When you pick up Bernard Malamud’s The Natural, inevitably the Robert Redford movie creeps into your conscious mind. But this book is a far darker vision than the movie, and the end, with its even duskier conclusion about human fallibility, makes reading The Natural both sad and enlivening.
The Roy Hobbes of the book is intent on getting his second chance as a major league ball player. The strain of misogyny in the novel is strong, and women are the element that continually fouls Hobbes’ chance at success. This is an ugly part of the book, but in keeping with the overall gray moral sentiments expressed throughout. Hobbes is not the eunuch of the movie, and he is interested sex, money and fame as much as success in baseball (and he often views baseball as merely a means to that end).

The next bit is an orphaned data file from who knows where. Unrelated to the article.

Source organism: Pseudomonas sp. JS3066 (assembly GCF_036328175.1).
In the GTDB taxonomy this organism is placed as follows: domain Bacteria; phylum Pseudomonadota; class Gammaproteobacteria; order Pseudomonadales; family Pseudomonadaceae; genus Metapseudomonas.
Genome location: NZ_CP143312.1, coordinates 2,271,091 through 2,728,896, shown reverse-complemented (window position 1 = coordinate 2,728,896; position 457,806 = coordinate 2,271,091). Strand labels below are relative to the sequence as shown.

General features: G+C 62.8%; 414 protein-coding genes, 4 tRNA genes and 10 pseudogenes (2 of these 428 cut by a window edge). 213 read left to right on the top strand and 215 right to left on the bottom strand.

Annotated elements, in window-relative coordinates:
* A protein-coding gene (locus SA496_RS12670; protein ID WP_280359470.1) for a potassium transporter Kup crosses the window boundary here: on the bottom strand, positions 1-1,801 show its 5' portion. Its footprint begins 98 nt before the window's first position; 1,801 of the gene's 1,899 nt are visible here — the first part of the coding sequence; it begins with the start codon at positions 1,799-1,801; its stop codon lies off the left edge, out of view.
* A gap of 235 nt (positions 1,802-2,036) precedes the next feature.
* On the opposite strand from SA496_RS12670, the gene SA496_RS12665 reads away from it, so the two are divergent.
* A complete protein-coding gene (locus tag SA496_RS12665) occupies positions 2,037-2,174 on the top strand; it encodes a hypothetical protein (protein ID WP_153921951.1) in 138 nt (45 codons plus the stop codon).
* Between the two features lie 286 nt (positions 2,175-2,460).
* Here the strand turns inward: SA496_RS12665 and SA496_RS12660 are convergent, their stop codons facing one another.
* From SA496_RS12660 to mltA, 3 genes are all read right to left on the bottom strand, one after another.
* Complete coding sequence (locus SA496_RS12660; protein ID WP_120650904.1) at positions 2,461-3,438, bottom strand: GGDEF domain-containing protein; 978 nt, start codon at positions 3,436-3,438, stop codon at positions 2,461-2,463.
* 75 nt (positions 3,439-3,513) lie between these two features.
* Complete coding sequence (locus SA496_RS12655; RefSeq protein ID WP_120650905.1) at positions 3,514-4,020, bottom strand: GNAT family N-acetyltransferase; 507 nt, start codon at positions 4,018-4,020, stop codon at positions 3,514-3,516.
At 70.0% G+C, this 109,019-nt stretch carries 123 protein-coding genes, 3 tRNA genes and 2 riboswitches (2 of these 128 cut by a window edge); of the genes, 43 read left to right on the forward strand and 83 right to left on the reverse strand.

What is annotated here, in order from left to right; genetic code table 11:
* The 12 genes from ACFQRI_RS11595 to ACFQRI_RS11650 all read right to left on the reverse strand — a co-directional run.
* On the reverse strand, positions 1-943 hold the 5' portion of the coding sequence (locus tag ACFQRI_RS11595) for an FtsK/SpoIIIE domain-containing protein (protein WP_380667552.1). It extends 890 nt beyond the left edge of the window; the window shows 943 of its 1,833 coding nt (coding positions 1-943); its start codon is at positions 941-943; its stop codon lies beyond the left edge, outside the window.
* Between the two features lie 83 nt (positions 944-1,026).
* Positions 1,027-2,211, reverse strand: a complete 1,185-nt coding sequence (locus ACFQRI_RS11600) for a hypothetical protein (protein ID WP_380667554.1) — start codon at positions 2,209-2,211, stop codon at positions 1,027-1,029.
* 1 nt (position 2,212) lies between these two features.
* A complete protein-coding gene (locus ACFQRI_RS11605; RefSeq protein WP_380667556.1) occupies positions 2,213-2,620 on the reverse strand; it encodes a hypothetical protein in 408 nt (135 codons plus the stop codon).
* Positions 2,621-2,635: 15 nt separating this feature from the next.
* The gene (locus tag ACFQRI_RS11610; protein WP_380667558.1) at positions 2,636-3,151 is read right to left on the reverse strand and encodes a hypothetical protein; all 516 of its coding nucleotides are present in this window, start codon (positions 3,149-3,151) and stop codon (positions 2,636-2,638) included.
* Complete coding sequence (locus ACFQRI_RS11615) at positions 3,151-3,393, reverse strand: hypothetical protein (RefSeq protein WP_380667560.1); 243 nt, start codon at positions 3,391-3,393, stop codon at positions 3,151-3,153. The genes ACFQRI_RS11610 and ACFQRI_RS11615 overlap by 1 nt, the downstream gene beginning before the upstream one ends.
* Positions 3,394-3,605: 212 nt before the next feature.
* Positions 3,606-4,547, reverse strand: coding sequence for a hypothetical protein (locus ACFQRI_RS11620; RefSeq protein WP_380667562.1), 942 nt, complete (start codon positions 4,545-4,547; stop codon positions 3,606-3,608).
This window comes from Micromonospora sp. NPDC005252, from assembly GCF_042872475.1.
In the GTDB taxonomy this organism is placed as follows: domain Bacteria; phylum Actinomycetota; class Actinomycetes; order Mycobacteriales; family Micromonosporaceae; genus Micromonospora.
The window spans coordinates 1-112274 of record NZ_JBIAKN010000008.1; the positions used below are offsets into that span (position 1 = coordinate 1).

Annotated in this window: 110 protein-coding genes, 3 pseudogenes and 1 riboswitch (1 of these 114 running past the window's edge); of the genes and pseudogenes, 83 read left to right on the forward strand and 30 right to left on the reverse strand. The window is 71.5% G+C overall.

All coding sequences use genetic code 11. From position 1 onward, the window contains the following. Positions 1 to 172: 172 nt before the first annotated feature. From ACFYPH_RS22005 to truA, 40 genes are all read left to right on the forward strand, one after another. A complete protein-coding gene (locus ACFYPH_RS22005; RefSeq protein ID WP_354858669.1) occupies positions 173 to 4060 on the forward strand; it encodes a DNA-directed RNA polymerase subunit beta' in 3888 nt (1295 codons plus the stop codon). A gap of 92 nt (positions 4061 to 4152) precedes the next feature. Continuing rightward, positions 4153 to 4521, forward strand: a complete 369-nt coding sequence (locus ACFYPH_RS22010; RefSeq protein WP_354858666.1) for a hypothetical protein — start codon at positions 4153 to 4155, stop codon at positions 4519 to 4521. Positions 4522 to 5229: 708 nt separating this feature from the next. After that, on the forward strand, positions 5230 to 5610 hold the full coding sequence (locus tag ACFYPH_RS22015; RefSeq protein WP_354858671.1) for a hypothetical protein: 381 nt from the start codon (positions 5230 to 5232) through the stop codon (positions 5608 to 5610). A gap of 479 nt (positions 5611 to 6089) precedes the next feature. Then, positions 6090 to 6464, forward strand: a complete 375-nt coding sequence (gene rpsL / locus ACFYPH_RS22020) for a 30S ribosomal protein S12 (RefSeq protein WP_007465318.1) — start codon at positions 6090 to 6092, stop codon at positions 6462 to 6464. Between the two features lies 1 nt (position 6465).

The Natural provides a hard look at second chances, and the inability of people to capitalize on them. Our first lives intrude on our second. We repeat the same mistakes.